Painter Etel Adnan’s Career Didn’t Take off until Her Eighties—Now She’s an Inspiration to Young Artists
Ninety-three-year-old Lebanese artist
That’s not to say that Adnan hasn’t engaged with harsh realities. Born in 1925 in Beirut, the artist was immediately attuned to ideas of colonialism and cultural difference: Her father was Syrian, her mother was Greek, and Lebanon was still under French rule. She later wrote in a poem, “This unfinished business of my / childhood / this emerald lake / from my journey’s other / side / haunts hierarchies of heavens / … / Under a combination of pain / and machine-gun fire / flowers disappeared.”
The artist studied philosophy at the Sorbonne in Paris and later in the United States at Berkeley and Harvard, quickly applying her beliefs throughout her own revolutionary writing (she’s still best known for her poetry). From a teaching post at Dominican College in San Rafael, California (now Dominican University of California), Adnan lent her voice to protesting the French occupation of Algeria, and eventually the Vietnam War. She began painting only in 1958, at the encouragement of an artist colleague, Ann O’Hanlon.
Adnan turned to Mount Tamalpais, not far from San Francisco, for inspiration. The mountain—sometimes rendered jagged, at other times rounder—appears in many of her paintings throughout the decades. She’s still painting it today, from memory now, instead of observation. It’s no longer just out her window: She’s settled into an itinerant Paris-Beirut-California lifestyle with her partner, sculptor
O’Hanlon and her husband gave Adnan her first solo show in 1961, at a gallery they’d established in Mill Valley, California. Exhibitions at small venues continued throughout the decade, mostly around the region. Mary Sabbatino, vice president and director of Galerie Lelong & Co. (one of Adnan’s New York galleries), describes the artist’s work from this period as “brushier,” though on the same small scale as her later work. Adnan was also making hand-woven tapestries, always expanding her practice into different media while keeping her themes and her colorful, abstract approach consistent.
In the 1970s, she returned to Lebanon for four years and edited two daily newspapers, Al Safa and L’Orient le Jour. Civil War broke out in the country in 1975, and Adnan moved back to Paris the next year. Her award-winning novel, Sitt Marie Rose (1977), critiques Lebanese society’s treatment of women and its religious intolerance. As if she wasn’t busy enough, Adnan continued to paint and exhibit, showing work in Beirut and Rabat, Morocco.
In 1977, Adnan also returned to California. She continued to paint Mount Tamalpais, invoking the same subject matter in varied media across thousands of canvases. Often, she included a bright red sun in the form of a square or circle. “The sun gives life, the division between night and day. She comes from Lebanon, a place of so much sunlight,” explains Sabbatino. “The sun turns red at sunset and red is the color, for her, of life.”
Despite her devotion to her visual art practice, Adnan didn’t receive widespread acclaim until Carolyn Christov-Bakargiev saw her work at Beirut’s Galerie Sfeir-Semler in 2010. As director of the major international art quinquennial Documenta 13, Christov-Bakargiev was so impressed she offered Adnan a prominent position in the exhibition. The presentation in Kassel featured Adnan’s abstract canvases in addition to her leporellos—accordion-style folding books that merge the artist’s words and drawings.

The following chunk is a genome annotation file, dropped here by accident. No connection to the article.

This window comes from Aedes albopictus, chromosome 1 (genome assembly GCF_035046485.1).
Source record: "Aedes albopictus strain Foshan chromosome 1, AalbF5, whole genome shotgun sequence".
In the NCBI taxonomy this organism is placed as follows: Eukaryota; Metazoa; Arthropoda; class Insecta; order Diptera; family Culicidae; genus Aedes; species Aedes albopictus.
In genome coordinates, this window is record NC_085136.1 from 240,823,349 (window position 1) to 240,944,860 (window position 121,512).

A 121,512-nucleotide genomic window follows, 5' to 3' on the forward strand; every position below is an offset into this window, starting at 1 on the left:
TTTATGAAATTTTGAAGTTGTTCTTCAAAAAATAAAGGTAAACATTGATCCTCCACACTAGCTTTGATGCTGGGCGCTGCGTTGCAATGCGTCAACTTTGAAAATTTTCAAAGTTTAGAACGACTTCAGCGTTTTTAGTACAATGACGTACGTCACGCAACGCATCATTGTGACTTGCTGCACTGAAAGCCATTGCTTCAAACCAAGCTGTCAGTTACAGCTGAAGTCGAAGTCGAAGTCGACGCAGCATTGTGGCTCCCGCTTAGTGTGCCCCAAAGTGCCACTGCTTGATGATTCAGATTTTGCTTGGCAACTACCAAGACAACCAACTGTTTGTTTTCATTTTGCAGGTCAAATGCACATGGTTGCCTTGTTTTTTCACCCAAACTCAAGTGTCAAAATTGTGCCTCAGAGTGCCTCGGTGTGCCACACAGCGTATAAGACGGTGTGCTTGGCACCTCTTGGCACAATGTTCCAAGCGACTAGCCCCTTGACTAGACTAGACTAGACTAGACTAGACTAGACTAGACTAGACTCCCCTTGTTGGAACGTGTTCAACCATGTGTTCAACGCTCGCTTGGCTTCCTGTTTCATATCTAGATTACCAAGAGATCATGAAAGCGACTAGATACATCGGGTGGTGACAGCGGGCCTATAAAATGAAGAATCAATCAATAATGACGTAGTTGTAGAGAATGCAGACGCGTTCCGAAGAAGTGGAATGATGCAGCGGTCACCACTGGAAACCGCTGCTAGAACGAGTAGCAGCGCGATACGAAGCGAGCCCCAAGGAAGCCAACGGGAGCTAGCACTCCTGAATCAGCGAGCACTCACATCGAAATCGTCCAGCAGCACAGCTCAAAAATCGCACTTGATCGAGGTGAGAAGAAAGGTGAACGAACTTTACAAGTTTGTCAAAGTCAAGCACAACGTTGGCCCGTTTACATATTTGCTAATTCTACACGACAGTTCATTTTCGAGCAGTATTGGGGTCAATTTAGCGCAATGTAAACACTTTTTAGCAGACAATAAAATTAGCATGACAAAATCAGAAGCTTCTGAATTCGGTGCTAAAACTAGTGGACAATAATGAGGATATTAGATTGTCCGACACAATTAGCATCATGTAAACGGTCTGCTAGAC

A slew of major international group exhibitions followed. The New Museum featured her in a 2014 exhibition of art from the Arab world, while the Whitney Museum of American Art included her in its biennial the same year. “She became particularly interesting for me at a moment when our lives have been conditioned by iPhones and computer screens and situations in which language and images are coming closer together,” said curator Stuart Comer, who helped select the participants.
The Museum of Modern Art’s blockbuster 2017 show “Making Space: Women Artists and Postwar Abstraction” gave an untitled 1965–66 composition by Adnan a significant position at the entry. If the New Museum had situated the artist within a regional framework, and the Whitney offered a thematic way of viewing her practice, this exhibition placed her within a major, worldwide movement in art history. Adnan’s small, delicately rendered canvas became part of a story that included
The market, too, has gradually started appreciating Adnan’s work. At Art Basel in Basel this year, Galerie Lelong’s booth sold paintings by Adnan for €30,000–€50,000, prints starting at €2,000–€3,000, and tapestries and leporellos for €70,000 and €18,000, respectively.
And the tale of Adnan’s career is still evolving. With a show opening later this month, Lelong will further contextualize Adnan’s work by placing it alongside that of the ever-experimental MASS MoCA is giving Adnan a solo presentation that connects her poetry with her art practice.
“I think that we’re at the end of hero worship,” says Sabbatino, explaining why artists like Adnan are thankfully receiving their due. “We’re looking to expand history, we’re looking at women artists, we’re looking at artists who were, quote, forgotten.” That’s just one of the many narratives in which Adnan plays an integral role. As additional exhibitions reframe and reconsider her practice, the artist’s reputation grows for having both a singular aesthetic vision and a crucial position within the international art canon. Her quiet, meditative canvases are finally able to speak for themselves.
Alina Cohen is a Staff Writer at Artsy.